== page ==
After reading today’s press release, we can give a hint what will go into Samsung’s high-end phones from now on. Don’t be surprised if the Galaxy S IV and the Note III have versions with super fast 64 GB of internal memory that takes 20% less space inside the phone than the current embedded NAND flash chips.
After posting a snarky “Apple products are cool” apology last week, Apple was told to remove the ad, apologize and follow the original court order. This morning, Apple’s UK website now is in full compliance including larger 14 point font. Apple is also running ads in UK papers with the same copy.
If you haven’t been following, Apple lost a bid to remove Samsung Galaxy Tabs from the UK based on trademarked design patents. Because of the negative publicity that Samsung received as a result of the accusations and trial, the court ordered that Apple clarify the situation both online and in newspapers.
Samsung has released three new commercials for its flagship Samsung Galaxy S III. Out of the trio of commerecials, only one takes a shot at the Apple iPhone. That commercial shows a guy and gal on a bus bench, both battling each other in some type of zombie-related game. When he loses, the guy starts complaining about the size of the screen on his Apple iPhone compared to the larger screen on his opponent’s Samsung Galaxy S III. “How can I win?,” asks the guy. “Your screen is like as big as my phone,” he says. When the girl answers that not everything is about winning, the guy responds by saying, “I like to win.” This elicits a response from the old lady on the end of the bench who has been observing the scene. She turns to him and say, “You like to whine.” Was this sit-com moment Sammy’s way of calling all Apple iPhone users whiny losers?
LG has filed a patent infringement lawsuit against fellow South Korean electronics giant Samsung over the latter’s use of advanced OLED display technology in smartphones and tablets, the Wall Street Journal is reporting.
The paper reports that alleged patent infringements include the design of OLED panels, driver circuitry and device design, and says LG intends to seek damages and a permanent injunction against the sale of accused devices in South Korea.
Devices accused of infringing LG’s patents include Samsung’s latest flagship smartphone, the Galaxy SIII, along with the Galaxy Note phablet and the Galaxy Tab 7.7 tablet.
Samsung has begun the rollout of Android 4.1 Jelly Bean for the Galaxy S3, and the first country to receive the latest version of Google’s mobile OS on Samsung’s latest flagship device is…Poland. The update commences today and introduces the Gs3 to such enhancements as Google Now and Project Butter as well as new TouchWiz elements including “pop-up play” (picture-in-picture) and something called Easy Mode. Samsung says a gradual rollout will have the update launching in other markets soon.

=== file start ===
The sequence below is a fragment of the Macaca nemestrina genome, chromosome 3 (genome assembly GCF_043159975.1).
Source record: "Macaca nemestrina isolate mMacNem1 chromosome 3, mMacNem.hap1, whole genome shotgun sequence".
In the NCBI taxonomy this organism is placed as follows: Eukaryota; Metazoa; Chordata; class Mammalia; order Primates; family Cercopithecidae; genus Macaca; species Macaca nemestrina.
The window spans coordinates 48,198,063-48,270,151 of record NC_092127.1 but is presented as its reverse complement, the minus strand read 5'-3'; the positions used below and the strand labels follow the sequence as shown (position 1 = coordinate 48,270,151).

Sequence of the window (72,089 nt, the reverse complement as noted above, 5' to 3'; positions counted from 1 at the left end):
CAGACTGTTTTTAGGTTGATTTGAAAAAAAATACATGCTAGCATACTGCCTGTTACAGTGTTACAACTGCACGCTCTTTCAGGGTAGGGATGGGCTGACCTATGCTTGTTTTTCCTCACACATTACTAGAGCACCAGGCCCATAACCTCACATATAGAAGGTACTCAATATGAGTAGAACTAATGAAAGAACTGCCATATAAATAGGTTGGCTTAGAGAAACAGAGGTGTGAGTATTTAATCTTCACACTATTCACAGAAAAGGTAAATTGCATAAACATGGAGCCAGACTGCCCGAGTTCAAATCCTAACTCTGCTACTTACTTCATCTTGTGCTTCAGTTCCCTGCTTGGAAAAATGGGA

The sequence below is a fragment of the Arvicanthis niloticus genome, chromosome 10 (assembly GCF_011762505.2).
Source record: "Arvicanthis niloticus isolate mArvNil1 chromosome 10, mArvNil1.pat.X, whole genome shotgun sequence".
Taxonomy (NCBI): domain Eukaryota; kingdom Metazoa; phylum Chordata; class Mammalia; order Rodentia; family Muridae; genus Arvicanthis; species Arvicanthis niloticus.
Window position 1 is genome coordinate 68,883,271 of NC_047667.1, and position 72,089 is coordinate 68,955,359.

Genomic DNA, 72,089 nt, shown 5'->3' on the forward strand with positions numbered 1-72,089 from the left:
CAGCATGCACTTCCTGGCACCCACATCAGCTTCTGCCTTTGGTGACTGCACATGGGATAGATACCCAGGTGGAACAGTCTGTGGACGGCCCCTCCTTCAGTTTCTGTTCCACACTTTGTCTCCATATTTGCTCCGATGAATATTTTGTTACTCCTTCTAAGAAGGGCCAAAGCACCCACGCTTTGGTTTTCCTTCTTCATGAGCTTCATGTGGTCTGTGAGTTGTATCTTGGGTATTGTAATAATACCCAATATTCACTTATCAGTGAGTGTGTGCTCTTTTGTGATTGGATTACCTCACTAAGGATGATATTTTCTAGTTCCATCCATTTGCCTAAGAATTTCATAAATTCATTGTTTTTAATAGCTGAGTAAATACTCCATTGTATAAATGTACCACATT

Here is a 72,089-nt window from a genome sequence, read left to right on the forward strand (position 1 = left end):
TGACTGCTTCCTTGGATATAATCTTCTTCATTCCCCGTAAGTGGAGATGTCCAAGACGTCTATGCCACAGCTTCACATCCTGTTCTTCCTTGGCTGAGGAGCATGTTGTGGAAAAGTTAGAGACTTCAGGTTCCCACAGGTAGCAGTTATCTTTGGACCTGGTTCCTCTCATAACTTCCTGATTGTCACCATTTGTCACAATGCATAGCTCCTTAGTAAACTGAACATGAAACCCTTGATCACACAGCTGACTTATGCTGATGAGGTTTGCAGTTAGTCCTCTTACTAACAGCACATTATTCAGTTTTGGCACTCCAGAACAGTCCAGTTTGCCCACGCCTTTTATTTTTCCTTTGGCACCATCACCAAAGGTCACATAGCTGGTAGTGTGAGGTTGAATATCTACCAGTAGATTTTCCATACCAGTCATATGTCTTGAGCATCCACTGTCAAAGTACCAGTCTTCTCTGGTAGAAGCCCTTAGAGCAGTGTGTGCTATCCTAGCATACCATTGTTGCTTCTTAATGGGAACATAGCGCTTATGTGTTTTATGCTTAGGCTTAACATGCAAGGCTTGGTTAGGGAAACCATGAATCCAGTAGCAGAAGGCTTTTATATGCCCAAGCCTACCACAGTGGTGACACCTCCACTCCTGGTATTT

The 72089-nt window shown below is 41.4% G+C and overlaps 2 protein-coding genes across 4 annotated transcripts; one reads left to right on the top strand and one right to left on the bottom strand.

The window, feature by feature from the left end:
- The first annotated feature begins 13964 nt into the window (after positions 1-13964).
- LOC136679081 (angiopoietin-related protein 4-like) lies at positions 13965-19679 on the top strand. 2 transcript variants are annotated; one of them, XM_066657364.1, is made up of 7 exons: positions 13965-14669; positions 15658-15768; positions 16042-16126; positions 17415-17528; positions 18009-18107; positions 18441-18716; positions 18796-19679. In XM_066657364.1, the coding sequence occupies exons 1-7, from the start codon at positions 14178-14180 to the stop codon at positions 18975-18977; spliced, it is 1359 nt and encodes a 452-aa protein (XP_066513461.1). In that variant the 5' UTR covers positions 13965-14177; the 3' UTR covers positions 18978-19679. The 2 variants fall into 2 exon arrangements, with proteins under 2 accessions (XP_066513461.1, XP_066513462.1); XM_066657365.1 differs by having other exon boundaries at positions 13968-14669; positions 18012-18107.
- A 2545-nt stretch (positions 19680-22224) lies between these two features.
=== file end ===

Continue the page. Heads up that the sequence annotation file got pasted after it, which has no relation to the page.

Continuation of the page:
In a court filing late Friday night Apple has requested the court enhance the $1.05 billion in damages a jury awarded it from Samsung for their patent lawsuit in California. FOSS Patents’ Florian Mueller has a breakdown of the figures, revealing that Apple has chosen to seek enhancement just on what the jury deemed “willful” patent infringement to the tune of $135 million (less than the 3x amount it could have pursued) plus an additional $572 million for infringement of trade dress. That adds up to $1,756,455,218 it’s now seeking from Samsung, plus, as Reuters reporter Dan Levine notes, the expected request for permanent injunctions. That could cover more than the products mentioned in the lawsuit, as Mueller also points out Apple is asking for an injunction against other products with similar features, which could extend to devices like the Galaxy S III.
After emitting an appropriate number of yawns and groans, staff at the federal court in San Jose have accepted a document from Samsung’s lawyers stating that the manufacturer “anticipates” adding theiPhone 5 to its list of ongoing patent grievances against Apple. Samsung did acknowledge that it needs to “analyze the device” before being certain of its devilry, but it also clearly remains undeterred by that separate billion dollar verdict in Apple’s favor.